It’s a sad day when Puerto Rico’s governor has to take to the airwaves to remind Americans that the 3.4 million people living in the U.S. territory are citizens of their nation, too, but that’s exactly what Gov. Ricardo Rosselló has been reduced to — repeatedly — in the wake of Hurricane Maria and the suffering it has caused. The Category 4 hurricane left most of the island without power, and many remain without running water. The devastation has been extreme and could worsen if an 88-year-old failing earthen dam in the northwest collapses.
It has been nearly a week since the storm hit, and what are Puerto Ricans hearing from President Donald Trump? Concerns about professional football players and whether they should be fired for silently protesting racial inequality and police brutality during the playing of the Star-Spangled Banner by taking a knee. When the president finally got around to tweeting about Puerto Rico on Monday night, it was not only to acknowledge the damage but to chide the islanders about their “massive debt” and the billions of dollars owed to bankers and Wall Street.
Mr. Trump insists aid is on the way. FEMA Administrator Brock Long and the president’s homeland security adviser have been sent to Puerto Rico to assess the damage, and FEMA claims 10,000 federal workers have been dispatched. But with damaged ports and airports, the logistical challenges are considerable. Help has been slow to arrive. And neither the White House nor top leaders in Congress seem particularly worked up about it. Mr. Trump even tweeted on Monday that “Food, water and medical are top priorities — and doing well,” which doesn’t jive with the experience of Governor Rosselló, who this week called for more search-and-rescue assistance and record levels of humanitarian relief.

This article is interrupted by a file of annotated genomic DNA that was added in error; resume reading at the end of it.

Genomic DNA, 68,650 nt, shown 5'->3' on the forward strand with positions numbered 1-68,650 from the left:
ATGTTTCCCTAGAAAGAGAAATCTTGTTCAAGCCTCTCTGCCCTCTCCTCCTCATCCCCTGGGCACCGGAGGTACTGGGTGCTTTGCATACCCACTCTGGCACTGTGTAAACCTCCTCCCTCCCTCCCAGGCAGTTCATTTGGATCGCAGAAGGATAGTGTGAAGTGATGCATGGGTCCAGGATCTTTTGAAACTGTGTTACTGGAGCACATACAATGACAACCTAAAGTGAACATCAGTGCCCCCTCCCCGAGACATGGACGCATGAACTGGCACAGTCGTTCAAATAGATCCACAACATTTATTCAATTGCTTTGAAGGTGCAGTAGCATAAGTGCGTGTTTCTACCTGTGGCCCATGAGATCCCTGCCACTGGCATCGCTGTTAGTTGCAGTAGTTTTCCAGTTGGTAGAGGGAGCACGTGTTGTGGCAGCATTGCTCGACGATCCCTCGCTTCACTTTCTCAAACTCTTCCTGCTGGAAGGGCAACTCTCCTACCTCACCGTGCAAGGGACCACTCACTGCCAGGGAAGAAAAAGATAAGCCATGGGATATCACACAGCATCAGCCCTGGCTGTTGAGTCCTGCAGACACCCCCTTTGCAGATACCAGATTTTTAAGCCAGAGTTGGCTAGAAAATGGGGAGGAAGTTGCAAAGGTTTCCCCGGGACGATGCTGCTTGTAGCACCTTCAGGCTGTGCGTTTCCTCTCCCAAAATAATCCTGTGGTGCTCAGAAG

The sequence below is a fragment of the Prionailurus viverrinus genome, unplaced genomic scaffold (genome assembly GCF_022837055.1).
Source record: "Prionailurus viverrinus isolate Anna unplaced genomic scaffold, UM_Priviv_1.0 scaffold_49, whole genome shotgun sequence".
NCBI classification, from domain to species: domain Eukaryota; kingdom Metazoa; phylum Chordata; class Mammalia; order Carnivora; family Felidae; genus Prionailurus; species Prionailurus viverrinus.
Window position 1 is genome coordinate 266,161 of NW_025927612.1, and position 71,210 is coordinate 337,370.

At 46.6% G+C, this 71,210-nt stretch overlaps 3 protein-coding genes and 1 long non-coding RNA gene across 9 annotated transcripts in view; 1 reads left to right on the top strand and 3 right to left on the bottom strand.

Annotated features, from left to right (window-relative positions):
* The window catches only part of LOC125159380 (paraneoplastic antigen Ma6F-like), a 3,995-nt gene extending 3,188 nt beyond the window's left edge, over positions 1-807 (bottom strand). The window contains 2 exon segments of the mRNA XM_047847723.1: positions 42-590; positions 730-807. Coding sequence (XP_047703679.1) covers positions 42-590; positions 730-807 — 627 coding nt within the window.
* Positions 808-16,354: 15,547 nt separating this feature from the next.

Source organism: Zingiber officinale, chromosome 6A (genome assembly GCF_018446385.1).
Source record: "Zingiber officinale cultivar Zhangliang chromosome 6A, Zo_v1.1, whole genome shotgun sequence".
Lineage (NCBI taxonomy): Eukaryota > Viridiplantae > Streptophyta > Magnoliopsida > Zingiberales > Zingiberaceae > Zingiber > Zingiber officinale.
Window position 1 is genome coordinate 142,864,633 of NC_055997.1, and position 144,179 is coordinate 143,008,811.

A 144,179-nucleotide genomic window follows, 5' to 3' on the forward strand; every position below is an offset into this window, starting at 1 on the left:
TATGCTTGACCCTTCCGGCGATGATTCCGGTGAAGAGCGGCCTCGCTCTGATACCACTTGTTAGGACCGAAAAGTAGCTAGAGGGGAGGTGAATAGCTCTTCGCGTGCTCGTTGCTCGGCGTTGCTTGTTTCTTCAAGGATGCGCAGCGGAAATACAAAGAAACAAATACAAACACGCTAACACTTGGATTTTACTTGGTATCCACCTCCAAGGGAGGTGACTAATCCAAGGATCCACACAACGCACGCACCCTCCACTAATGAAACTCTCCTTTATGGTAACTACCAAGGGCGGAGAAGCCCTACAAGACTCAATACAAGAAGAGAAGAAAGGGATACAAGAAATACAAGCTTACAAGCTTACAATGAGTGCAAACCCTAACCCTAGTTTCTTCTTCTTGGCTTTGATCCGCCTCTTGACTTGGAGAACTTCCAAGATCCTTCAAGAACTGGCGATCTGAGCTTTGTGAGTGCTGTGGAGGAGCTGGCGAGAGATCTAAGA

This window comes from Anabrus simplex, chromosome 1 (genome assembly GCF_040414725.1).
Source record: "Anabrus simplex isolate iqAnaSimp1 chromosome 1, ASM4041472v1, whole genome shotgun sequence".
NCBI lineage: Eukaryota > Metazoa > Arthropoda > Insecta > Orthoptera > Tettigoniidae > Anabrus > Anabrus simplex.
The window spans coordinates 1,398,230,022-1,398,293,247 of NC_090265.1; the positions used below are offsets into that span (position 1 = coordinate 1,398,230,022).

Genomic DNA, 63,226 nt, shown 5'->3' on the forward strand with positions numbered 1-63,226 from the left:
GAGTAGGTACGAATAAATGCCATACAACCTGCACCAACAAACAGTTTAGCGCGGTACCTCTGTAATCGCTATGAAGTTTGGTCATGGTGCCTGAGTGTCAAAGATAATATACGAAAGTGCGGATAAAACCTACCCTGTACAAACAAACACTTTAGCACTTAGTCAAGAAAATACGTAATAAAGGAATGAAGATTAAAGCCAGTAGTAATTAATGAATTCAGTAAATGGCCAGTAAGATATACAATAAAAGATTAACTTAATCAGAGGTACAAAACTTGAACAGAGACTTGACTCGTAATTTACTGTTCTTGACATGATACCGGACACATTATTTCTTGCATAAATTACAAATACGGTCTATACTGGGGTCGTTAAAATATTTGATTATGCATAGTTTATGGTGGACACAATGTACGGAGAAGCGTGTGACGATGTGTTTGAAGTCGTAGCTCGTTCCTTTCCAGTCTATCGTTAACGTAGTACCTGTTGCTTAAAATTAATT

Make no mistake, the governor is caught in a political trap. He’s also been thanking President Trump and others for what assistance has been dispatched. He’s well aware that Puerto Rico was in bad financial shape long before it was hit by Hurricane Maria (and, to a lesser extent, Hurricane Irma earlier this month). The island needs emergency aid now, but it also could use help putting its economic house back in order. His best pitch? That any humanitarian crisis in Puerto Rico will translate into one on the mainland as Puerto Ricans travel from their homes to find shelter and employment.
Must it come to that? Does it take fear of a refugee crisis for Mr. Trump to make the disaster as much of a front burner issue as a perceived lack of patriotism by some of the 1,700 or so players in the National Football League? For some reason, helping people doesn’t seem to have the appeal to this president that dividing people and questioning their patriotism has, particularly when it touches on matters of race. Is there a reason why these victims don’t tug at Mr. Trump’s heartstrings? As much as his tweets about Puerto Rico on Monday suggested he’s aware of what’s going on, he’ll have to write at least 17 more to catch up with his NFL kneeling-related output over the weekend.
Perhaps it’s just as well that most of Puerto Rico remains under a blackout and local residents aren’t getting a taste of this presidential indifference. At the very least, they might have noticed that Mr. Trump isn’t showing the same level of concern for hurricane damage in their island as he did for earlier damage to Texas and Florida, both of which he had visited by this point. Perhaps Puerto Ricans just haven’t been showing up at his “Make America Great Again” rallies in sufficient number.
No doubt Americans will rally behind Puerto Rico. There are certainly hopeful signs like the efforts by the five ex-presidents and their “One America Appeal” to raise money for relief. Meanwhile, the administration doesn’t anticipate asking Congress for an aid package until next week at the earliest. If Governor Rosselló is smart, he may just want to show up at the next NFL game — the Chicago Bears at the Green Bay Packers Thursday evening — and take a knee. It’s the best way to get noticed by @realDonaldTrump.
Become a subscriber today to support editorial writing like this. Start getting full access to our signature journalism for just 99 cents for the first four weeks.